Tuesday, July 11, 2006

so what ARE we going to do when the oil runs out?

Images of roads packed with cars, oil reigning supreme, have uncanny echoes of the 1930s when Britain's railways were at their zenith, when the races to the north between the streamlined and luxury trains of the LMS and LNER were the biggest transport story going. Just 30 years later the tory/labour alliance headed by the twin dragons of Beeching and Castle turned the railways to mush with dodgy accounting, a sloping playing field tilted towards the morons in the road transport industry and an impossible dream - roads were going to last for ever, fuel too cheap to meter, every house would have two or three cars, congestion was going to be a thing of the past as every town and village got its lovely by-pass ...

Hmmmm. Hindsight's a wonderful thing. Now even the BNP is pushing Peak Oil and we all know that cars and roads will become a thing of the past so quickly that we'll barely realise what's hit us. Personally I think estimates of 30-40 years of remaining oil reserves are wildly optimistic, these figures don't take into account increasing consumption, wars and conflicts, waste and plain economics.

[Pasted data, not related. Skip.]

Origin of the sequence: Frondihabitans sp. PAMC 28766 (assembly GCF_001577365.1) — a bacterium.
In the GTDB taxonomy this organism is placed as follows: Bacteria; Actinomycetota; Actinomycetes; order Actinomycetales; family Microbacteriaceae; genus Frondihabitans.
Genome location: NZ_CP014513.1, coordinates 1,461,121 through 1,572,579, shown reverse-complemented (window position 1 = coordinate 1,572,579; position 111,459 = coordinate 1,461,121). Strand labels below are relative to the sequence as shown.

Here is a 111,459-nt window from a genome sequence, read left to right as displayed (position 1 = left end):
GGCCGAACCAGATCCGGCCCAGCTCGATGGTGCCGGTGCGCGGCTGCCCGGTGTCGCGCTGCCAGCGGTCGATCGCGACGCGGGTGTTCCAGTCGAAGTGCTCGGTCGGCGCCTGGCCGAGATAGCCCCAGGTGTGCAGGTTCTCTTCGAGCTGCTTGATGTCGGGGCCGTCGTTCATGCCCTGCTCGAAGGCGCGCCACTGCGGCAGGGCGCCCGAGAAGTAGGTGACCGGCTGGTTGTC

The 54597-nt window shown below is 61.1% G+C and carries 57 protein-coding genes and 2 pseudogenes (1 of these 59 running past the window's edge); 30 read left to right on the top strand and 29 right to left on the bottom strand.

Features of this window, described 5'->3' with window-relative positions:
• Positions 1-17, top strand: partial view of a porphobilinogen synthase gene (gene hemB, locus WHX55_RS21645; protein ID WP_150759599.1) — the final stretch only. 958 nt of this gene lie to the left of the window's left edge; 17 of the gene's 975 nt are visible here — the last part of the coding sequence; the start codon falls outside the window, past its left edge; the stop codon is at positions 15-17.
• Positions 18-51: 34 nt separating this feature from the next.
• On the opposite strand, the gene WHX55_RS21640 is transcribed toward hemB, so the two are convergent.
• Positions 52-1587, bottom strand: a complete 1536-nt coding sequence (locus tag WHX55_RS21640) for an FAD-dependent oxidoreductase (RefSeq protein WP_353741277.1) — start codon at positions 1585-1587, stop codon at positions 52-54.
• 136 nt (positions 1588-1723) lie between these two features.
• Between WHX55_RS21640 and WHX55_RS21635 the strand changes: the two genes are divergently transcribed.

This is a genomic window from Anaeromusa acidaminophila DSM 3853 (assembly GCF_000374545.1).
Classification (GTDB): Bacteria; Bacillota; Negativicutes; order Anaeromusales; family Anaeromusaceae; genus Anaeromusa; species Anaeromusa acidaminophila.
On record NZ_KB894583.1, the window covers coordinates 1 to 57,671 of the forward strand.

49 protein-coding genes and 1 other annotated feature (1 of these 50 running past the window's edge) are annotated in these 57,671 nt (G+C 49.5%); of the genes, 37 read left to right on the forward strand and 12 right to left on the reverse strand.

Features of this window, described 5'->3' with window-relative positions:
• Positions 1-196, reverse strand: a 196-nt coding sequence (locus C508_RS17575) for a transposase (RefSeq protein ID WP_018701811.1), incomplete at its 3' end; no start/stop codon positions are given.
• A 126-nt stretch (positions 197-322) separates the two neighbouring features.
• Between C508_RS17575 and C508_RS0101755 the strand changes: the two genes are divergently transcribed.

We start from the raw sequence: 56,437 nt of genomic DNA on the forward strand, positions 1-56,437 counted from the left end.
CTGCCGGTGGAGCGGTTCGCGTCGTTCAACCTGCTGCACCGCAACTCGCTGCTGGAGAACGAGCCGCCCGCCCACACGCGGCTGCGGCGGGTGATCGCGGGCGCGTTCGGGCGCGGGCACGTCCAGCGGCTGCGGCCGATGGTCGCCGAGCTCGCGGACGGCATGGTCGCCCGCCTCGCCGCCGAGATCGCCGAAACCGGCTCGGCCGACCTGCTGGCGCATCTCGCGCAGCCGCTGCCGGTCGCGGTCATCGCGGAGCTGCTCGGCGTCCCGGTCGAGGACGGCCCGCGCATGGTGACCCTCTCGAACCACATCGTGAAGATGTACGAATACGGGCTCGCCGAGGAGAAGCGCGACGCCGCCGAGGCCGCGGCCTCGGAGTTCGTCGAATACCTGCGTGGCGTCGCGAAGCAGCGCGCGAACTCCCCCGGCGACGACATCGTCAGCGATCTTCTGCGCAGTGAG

As petrol and diesel prices rise inexorably more and more of us will become reluctant non-car owners. The road network will shrink as maintenance costs become uneconomic with reducing use. Obviously rail, with its 300% advantage in energy terms relative to roads, will become the primary transport mode, using the variants of heavy rail, light rail, tramways and ultra-light transit, but how on earth are we going to build thousands of miles of railways/tramways in just a few years? Perhaps all local communities should take the iniative now, as we are in Norton Radstock, and start building the railways before Peak Oil hits with full force?

What's That Coming Over the Hill, Is It a Monster? Posted by Picasa

1 comment:

Peter Matthes said...

I am glad I got a chance to own a car in my lifetime, but I agree with you that something will need to replace them with the expanding populations.